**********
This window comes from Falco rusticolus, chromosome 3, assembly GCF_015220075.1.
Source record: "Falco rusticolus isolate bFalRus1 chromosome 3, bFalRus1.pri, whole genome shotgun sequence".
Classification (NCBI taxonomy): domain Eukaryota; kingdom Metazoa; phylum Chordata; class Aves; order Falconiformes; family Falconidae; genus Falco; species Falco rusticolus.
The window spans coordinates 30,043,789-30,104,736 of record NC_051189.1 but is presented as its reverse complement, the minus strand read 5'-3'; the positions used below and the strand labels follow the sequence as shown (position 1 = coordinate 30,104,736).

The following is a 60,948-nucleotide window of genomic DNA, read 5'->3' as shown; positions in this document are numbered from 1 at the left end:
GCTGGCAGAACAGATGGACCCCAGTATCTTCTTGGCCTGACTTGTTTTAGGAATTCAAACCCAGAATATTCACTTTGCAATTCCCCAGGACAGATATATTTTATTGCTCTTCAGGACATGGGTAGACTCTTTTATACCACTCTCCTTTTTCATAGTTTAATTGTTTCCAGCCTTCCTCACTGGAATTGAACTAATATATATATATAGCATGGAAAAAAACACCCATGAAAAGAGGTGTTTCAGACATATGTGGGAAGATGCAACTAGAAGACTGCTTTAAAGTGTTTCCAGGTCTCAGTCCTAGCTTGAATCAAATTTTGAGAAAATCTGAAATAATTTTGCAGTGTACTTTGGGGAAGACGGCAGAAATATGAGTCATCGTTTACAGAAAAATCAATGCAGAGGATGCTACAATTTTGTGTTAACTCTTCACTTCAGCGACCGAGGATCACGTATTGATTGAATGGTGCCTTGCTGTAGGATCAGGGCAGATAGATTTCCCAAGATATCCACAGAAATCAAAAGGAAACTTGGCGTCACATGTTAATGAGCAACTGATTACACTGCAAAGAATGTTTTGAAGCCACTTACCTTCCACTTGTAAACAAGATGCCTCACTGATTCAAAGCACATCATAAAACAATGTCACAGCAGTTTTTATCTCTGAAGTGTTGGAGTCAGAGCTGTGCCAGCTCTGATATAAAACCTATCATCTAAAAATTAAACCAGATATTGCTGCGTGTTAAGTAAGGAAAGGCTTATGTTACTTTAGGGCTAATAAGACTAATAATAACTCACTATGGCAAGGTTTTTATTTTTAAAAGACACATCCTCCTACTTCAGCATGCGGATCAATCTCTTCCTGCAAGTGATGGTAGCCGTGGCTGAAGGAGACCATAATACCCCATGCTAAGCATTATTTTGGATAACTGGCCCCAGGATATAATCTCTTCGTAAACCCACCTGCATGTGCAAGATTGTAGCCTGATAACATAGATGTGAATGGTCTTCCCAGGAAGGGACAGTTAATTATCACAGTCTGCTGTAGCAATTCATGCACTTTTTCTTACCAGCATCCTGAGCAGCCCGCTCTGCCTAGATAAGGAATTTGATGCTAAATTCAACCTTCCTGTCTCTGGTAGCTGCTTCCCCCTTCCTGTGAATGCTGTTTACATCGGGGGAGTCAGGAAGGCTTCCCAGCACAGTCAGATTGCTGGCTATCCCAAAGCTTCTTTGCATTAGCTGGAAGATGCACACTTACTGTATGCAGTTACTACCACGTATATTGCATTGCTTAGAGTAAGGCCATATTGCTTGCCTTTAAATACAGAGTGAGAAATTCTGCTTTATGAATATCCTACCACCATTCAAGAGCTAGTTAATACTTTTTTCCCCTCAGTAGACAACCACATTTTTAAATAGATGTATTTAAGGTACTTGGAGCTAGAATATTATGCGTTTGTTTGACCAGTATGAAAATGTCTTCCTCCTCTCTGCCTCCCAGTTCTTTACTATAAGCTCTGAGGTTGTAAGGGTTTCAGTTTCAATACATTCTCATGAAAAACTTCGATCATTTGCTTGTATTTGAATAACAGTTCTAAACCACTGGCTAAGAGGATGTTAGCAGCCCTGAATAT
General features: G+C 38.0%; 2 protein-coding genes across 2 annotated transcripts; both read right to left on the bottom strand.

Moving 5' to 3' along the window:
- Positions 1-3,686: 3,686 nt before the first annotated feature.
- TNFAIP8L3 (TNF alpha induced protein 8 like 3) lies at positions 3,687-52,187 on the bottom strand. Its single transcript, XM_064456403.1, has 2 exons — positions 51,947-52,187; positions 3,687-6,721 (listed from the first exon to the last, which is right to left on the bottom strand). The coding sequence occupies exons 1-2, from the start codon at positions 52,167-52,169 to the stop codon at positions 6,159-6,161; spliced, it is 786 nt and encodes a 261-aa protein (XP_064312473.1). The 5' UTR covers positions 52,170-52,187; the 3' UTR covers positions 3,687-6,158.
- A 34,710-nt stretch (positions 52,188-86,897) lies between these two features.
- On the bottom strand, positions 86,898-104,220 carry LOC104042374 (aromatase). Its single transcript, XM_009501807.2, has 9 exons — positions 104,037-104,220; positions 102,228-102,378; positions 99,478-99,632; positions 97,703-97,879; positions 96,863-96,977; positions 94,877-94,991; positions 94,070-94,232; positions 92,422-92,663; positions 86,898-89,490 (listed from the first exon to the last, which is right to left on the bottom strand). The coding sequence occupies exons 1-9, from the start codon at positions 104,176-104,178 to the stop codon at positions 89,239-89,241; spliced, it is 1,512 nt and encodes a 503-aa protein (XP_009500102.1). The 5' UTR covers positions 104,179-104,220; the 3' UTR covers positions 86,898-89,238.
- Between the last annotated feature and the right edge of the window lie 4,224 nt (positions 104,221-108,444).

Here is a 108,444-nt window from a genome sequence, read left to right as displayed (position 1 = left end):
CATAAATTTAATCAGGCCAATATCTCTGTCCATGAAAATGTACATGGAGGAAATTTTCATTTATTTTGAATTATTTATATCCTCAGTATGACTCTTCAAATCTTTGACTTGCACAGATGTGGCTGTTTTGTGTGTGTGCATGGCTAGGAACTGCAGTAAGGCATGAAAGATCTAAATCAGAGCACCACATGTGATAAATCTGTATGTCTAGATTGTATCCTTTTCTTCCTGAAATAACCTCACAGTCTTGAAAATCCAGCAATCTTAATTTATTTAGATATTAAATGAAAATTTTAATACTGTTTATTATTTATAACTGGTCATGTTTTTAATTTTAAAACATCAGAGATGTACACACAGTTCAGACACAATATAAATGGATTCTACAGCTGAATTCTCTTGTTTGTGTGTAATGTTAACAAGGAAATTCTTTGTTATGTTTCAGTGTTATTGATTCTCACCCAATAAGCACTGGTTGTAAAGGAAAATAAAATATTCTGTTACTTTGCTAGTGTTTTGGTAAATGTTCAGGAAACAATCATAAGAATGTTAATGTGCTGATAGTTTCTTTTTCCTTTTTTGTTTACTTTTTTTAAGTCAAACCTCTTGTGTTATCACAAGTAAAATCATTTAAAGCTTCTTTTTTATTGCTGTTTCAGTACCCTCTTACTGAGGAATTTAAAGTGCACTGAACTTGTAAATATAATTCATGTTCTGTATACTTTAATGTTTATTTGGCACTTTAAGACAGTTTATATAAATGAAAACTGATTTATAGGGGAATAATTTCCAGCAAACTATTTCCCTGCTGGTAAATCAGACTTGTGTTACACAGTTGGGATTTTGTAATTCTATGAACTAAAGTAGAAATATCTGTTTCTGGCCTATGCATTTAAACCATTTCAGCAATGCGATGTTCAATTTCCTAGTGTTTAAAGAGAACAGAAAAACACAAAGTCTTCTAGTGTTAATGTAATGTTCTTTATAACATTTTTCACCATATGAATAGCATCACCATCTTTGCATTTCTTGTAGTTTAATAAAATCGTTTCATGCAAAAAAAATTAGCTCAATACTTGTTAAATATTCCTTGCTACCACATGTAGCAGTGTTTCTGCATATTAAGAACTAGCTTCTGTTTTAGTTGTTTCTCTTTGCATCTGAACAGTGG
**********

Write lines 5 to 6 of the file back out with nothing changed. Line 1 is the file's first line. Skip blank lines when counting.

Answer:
The following is a 60,948-nucleotide window of genomic DNA, read 5'->3' as shown; positions in this document are numbered from 1 at the left end:
GCTGGCAGAACAGATGGACCCCAGTATCTTCTTGGCCTGACTTGTTTTAGGAATTCAAACCCAGAATATTCACTTTGCAATTCCCCAGGACAGATATATTTTATTGCTCTTCAGGACATGGGTAGACTCTTTTATACCACTCTCCTTTTTCATAGTTTAATTGTTTCCAGCCTTCCTCACTGGAATTGAACTAATATATATATATAGCATGGAAAAAAACACCCATGAAAAGAGGTGTTTCAGACATATGTGGGAAGATGCAACTAGAAGACTGCTTTAAAGTGTTTCCAGGTCTCAGTCCTAGCTTGAATCAAATTTTGAGAAAATCTGAAATAATTTTGCAGTGTACTTTGGGGAAGACGGCAGAAATATGAGTCATCGTTTACAGAAAAATCAATGCAGAGGATGCTACAATTTTGTGTTAACTCTTCACTTCAGCGACCGAGGATCACGTATTGATTGAATGGTGCCTTGCTGTAGGATCAGGGCAGATAGATTTCCCAAGATATCCACAGAAATCAAAAGGAAACTTGGCGTCACATGTTAATGAGCAACTGATTACACTGCAAAGAATGTTTTGAAGCCACTTACCTTCCACTTGTAAACAAGATGCCTCACTGATTCAAAGCACATCATAAAACAATGTCACAGCAGTTTTTATCTCTGAAGTGTTGGAGTCAGAGCTGTGCCAGCTCTGATATAAAACCTATCATCTAAAAATTAAACCAGATATTGCTGCGTGTTAAGTAAGGAAAGGCTTATGTTACTTTAGGGCTAATAAGACTAATAATAACTCACTATGGCAAGGTTTTTATTTTTAAAAGACACATCCTCCTACTTCAGCATGCGGATCAATCTCTTCCTGCAAGTGATGGTAGCCGTGGCTGAAGGAGACCATAATACCCCATGCTAAGCATTATTTTGGATAACTGGCCCCAGGATATAATCTCTTCGTAAACCCACCTGCATGTGCAAGATTGTAGCCTGATAACATAGATGTGAATGGTCTTCCCAGGAAGGGACAGTTAATTATCACAGTCTGCTGTAGCAATTCATGCACTTTTTCTTACCAGCATCCTGAGCAGCCCGCTCTGCCTAGATAAGGAATTTGATGCTAAATTCAACCTTCCTGTCTCTGGTAGCTGCTTCCCCCTTCCTGTGAATGCTGTTTACATCGGGGGAGTCAGGAAGGCTTCCCAGCACAGTCAGATTGCTGGCTATCCCAAAGCTTCTTTGCATTAGCTGGAAGATGCACACTTACTGTATGCAGTTACTACCACGTATATTGCATTGCTTAGAGTAAGGCCATATTGCTTGCCTTTAAATACAGAGTGAGAAATTCTGCTTTATGAATATCCTACCACCATTCAAGAGCTAGTTAATACTTTTTTCCCCTCAGTAGACAACCACATTTTTAAATAGATGTATTTAAGGTACTTGGAGCTAGAATATTATGCGTTTGTTTGACCAGTATGAAAATGTCTTCCTCCTCTCTGCCTCCCAGTTCTTTACTATAAGCTCTGAGGTTGTAAGGGTTTCAGTTTCAATACATTCTCATGAAAAACTTCGATCATTTGCTTGTATTTGAATAACAGTTCTAAACCACTGGCTAAGAGGATGTTAGCAGCCCTGAATAT